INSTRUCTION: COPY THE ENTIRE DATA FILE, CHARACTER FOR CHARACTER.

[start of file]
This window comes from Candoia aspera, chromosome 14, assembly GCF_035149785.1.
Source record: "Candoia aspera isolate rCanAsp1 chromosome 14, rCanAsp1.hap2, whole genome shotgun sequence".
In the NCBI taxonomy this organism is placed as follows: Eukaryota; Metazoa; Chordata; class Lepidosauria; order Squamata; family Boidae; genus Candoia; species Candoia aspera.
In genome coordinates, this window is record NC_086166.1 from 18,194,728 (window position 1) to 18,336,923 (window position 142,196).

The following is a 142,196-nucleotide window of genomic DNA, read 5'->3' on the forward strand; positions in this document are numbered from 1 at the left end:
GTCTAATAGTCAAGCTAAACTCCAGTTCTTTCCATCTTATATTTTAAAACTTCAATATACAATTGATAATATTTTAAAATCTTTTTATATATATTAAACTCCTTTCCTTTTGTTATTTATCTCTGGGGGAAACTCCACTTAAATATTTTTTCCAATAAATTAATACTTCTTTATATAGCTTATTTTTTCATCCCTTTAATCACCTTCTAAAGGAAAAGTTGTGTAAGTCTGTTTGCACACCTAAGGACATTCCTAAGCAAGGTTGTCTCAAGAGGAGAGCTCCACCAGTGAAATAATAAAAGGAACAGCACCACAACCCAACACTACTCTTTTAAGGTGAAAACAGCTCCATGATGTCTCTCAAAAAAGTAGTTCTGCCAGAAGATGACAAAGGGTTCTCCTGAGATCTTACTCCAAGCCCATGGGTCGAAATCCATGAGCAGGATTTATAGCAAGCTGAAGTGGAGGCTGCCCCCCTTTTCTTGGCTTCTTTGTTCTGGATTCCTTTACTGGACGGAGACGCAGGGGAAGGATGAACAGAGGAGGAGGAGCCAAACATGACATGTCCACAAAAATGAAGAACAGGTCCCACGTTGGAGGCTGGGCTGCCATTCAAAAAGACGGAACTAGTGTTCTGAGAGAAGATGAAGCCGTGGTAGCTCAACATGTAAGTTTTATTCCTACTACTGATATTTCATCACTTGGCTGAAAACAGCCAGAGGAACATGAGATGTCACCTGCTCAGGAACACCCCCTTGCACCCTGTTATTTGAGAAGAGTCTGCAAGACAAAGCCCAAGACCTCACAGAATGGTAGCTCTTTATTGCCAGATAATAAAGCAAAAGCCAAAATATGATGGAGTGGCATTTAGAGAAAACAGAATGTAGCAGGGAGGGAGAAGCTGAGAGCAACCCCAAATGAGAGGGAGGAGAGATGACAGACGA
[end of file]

This window comes from Candoia aspera, chromosome 14, assembly GCF_035149785.1.
Source record: "Candoia aspera isolate rCanAsp1 chromosome 14, rCanAsp1.hap2, whole genome shotgun sequence".
In the NCBI taxonomy this organism is placed as follows: Eukaryota; Metazoa; Chordata; class Lepidosauria; order Squamata; family Boidae; genus Candoia; species Candoia aspera.
In genome coordinates, this window is record NC_086166.1 from 18,194,728 (window position 1) to 18,336,923 (window position 142,196).

The following is a 142,196-nucleotide window of genomic DNA, read 5'->3' on the forward strand; positions in this document are numbered from 1 at the left end:
GTCTAATAGTCAAGCTAAACTCCAGTTCTTTCCATCTTATATTTTAAAACTTCAATATACAATTGATAATATTTTAAAATCTTTTTATATATATTAAACTCCTTTCCTTTTGTTATTTATCTCTGGGGGAAACTCCACTTAAATATTTTTTCCAATAAATTAATACTTCTTTATATAGCTTATTTTTTCATCCCTTTAATCACCTTCTAAAGGAAAAGTTGTGTAAGTCTGTTTGCACACCTAAGGACATTCCTAAGCAAGGTTGTCTCAAGAGGAGAGCTCCACCAGTGAAATAATAAAAGGAACAGCACCACAACCCAACACTACTCTTTTAAGGTGAAAACAGCTCCATGATGTCTCTCAAAAAAGTAGTTCTGCCAGAAGATGACAAAGGGTTCTCCTGAGATCTTACTCCAAGCCCATGGGTCGAAATCCATGAGCAGGATTTATAGCAAGCTGAAGTGGAGGCTGCCCCCCTTTTCTTGGCTTCTTTGTTCTGGATTCCTTTACTGGACGGAGACGCAGGGGAAGGATGAACAGAGGAGGAGGAGCCAAACATGACATGTCCACAAAAATGAAGAACAGGTCCCACGTTGGAGGCTGGGCTGCCATTCAAAAAGACGGAACTAGTGTTCTGAGAGAAGATGAAGCCGTGGTAGCTCAACATGTAAGTTTTATTCCTACTACTGATATTTCATCACTTGGCTGAAAACAGCCAGAGGAACATGAGATGTCACCTGCTCAGGAACACCCCCTTGCACCCTGTTATTTGAGAAGAGTCTGCAAGACAAAGCCCAAGACCTCACAGAATGGTAGCTCTTTATTGCCAGATAATAAAGCAAAAGCCAAAATATGATGGAGTGGCATTTAGAGAAAACAGAATGTAGCAGGGAGGGAGAAGCTGAGAGCAACCCCAAATGAGAGGGAGGAGAGATGACAGACGA